In presenting the still photographs, Seely layers two prints—vellum in front with an archival inkjet print behind—which adds both a sense of motion and a feeling of fragility, she says. “Because of the nature of vellum it almost reads like a kind of skin and the beautiful thing is you can’t really tell what information is coming from the front or back print.” With the rainforest images, most of the image is printed on the vellum, and the information from the back image shows through in the places where the top images are “bright or more blown out.” For the water images, the amount of information on the vellum versus the rag print varies. “Some of them have a sharp (short exposure) shot in the back and a slower moving, soft image on the front that overlay and blend a perceptual shift where they get weird in a good way.”

Seely’s method for creating her images is, she says, partly a reaction to the state of photography, and landscape photography in particular. Rainforests and the Arctic are landscapes that “the public already think they understand visually” because of the abundance of available photographs. Rather than making a straight photograph, Seely is “more interested in pointing to experience, so I think more and more my work becomes either experiential or I try to create objects that are more kinetic or have a life of their own. I think that really does have to do with a need to try to jolt the viewer out of being too lazy about viewing in a culture of so many images,” she says. It’s a strategy she’s used previously in her “Next of Kin Portraits” and “Species Impact Daguerreotypes” series. Those series use reflective materials and lighting effects to allow viewers to see their own reflections in the faces of endangered or extinct animals. When she can create more of an experience for the viewer with an object or installation, the work elicits a different response, she explains. Her goal is to use the tools of photography and video to engage viewers emotionally. If she can do that, she feels, people will think about the science underlying the images.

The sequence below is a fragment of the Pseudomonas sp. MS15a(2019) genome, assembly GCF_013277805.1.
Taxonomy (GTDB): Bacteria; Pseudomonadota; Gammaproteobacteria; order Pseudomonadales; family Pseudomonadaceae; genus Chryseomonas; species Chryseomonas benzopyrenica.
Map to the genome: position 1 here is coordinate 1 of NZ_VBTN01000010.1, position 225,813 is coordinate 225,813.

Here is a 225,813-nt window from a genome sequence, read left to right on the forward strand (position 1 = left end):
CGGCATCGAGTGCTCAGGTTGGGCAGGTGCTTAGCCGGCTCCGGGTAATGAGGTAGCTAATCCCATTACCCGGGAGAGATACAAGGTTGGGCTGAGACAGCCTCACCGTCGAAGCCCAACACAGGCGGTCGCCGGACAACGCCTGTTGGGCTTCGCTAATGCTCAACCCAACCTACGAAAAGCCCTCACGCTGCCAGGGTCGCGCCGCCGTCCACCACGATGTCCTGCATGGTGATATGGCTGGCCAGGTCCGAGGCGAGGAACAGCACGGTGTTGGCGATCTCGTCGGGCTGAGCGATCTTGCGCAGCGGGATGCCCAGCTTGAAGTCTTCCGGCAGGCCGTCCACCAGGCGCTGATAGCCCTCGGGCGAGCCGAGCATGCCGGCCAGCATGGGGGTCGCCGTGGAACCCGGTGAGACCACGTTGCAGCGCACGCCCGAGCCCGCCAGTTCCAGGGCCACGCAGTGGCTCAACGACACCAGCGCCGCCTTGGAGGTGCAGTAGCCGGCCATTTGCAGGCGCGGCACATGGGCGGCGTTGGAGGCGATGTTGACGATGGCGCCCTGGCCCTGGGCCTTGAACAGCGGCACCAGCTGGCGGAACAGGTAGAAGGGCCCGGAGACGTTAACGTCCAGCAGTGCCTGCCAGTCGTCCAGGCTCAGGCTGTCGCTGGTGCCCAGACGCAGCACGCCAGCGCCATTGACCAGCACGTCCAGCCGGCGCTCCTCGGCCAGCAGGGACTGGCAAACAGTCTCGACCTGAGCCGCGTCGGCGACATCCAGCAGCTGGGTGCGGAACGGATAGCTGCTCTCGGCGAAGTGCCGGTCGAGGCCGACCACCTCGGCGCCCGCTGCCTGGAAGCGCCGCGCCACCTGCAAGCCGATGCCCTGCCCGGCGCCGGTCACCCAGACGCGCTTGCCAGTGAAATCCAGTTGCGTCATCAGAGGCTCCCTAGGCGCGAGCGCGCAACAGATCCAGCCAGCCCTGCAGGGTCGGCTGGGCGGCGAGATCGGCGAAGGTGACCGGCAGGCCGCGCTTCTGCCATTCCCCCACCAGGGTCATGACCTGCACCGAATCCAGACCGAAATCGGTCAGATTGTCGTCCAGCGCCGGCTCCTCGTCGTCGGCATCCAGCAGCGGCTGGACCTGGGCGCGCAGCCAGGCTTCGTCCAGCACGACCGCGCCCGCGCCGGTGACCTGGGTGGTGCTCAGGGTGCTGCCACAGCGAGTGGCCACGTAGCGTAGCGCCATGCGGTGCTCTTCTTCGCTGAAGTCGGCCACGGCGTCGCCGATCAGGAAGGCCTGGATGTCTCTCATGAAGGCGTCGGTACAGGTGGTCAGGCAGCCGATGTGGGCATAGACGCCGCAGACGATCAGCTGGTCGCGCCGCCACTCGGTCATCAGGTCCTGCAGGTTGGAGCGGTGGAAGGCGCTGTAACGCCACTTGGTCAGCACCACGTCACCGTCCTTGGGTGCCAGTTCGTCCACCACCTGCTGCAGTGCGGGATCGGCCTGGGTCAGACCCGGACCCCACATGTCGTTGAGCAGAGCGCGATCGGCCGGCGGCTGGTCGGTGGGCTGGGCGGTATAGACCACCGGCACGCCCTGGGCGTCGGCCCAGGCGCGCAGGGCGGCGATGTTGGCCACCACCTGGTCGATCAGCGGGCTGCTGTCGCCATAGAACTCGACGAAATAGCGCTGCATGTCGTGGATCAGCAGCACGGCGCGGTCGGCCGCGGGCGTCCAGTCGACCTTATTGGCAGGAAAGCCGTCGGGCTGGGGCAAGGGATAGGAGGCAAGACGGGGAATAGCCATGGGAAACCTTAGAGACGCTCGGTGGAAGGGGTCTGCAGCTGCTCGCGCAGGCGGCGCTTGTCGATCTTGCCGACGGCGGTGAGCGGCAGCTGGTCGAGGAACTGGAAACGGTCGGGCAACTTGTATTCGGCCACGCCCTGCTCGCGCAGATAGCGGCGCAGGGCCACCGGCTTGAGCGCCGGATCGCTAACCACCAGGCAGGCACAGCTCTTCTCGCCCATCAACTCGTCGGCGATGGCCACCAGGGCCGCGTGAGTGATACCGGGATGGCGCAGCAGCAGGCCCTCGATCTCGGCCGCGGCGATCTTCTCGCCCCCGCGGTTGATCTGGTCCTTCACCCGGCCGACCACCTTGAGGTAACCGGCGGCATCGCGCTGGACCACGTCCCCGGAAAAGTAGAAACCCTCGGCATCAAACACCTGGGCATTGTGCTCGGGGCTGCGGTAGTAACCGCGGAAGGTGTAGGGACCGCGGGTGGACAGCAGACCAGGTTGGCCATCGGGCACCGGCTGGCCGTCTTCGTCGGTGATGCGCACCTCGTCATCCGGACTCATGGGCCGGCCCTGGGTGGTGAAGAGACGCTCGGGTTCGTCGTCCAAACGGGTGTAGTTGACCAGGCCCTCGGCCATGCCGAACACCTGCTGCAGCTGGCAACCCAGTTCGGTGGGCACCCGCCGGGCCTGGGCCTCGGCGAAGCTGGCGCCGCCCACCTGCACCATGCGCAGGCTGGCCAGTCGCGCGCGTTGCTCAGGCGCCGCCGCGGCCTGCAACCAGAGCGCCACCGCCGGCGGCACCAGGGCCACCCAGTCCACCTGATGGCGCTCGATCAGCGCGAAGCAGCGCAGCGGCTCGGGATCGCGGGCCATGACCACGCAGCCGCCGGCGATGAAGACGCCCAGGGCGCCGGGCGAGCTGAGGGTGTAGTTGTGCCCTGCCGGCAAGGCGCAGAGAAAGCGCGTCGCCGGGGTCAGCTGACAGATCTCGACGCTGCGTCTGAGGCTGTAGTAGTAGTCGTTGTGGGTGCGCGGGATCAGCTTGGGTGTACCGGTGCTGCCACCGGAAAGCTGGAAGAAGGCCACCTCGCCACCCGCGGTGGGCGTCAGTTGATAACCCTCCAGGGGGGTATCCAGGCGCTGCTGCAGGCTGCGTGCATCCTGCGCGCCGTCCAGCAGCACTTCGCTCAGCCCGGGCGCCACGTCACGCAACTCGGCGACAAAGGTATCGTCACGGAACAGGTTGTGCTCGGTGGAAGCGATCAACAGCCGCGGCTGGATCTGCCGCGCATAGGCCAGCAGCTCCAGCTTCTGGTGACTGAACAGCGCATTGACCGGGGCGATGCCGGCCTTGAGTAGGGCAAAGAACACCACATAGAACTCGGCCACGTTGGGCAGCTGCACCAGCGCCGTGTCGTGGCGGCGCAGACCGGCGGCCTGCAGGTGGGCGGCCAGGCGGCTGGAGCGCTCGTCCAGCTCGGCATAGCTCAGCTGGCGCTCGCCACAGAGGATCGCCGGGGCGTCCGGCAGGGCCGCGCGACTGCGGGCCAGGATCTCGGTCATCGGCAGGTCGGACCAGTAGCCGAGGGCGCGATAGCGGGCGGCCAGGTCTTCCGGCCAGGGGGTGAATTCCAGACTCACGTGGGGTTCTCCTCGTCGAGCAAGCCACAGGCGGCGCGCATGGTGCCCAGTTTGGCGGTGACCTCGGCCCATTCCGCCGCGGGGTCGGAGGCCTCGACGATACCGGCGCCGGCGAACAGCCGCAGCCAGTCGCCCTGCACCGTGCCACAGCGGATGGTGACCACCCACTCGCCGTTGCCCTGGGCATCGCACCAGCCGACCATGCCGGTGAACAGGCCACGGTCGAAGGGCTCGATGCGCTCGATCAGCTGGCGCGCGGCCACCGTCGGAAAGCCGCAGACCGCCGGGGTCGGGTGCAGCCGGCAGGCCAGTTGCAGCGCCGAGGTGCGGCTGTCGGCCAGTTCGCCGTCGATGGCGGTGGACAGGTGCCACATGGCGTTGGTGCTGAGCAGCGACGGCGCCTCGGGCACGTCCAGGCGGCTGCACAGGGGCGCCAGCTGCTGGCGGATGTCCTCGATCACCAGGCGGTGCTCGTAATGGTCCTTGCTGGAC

“Maybe it’s because the political climate is so difficult right now and I’m having a really hard time with it,” she says, “but I want to be a force that’s helping [create] a space that’s a little softer, [where we] remember we’re tender, living things and so is the planet. While that can sound a bit cheesy, I think it’s actually so important.”

Seely’s prints are showing through Nov. 4, 2017 at EUQINOMProjects, 1599 Tennessee Street, San Francisco, CA, and her video installation shows Nov. 4–25, 2017 at EUQINOMProjects at the Media Room at Minnesota Street Project, 1275 Minnesota St., San Francisco, CA.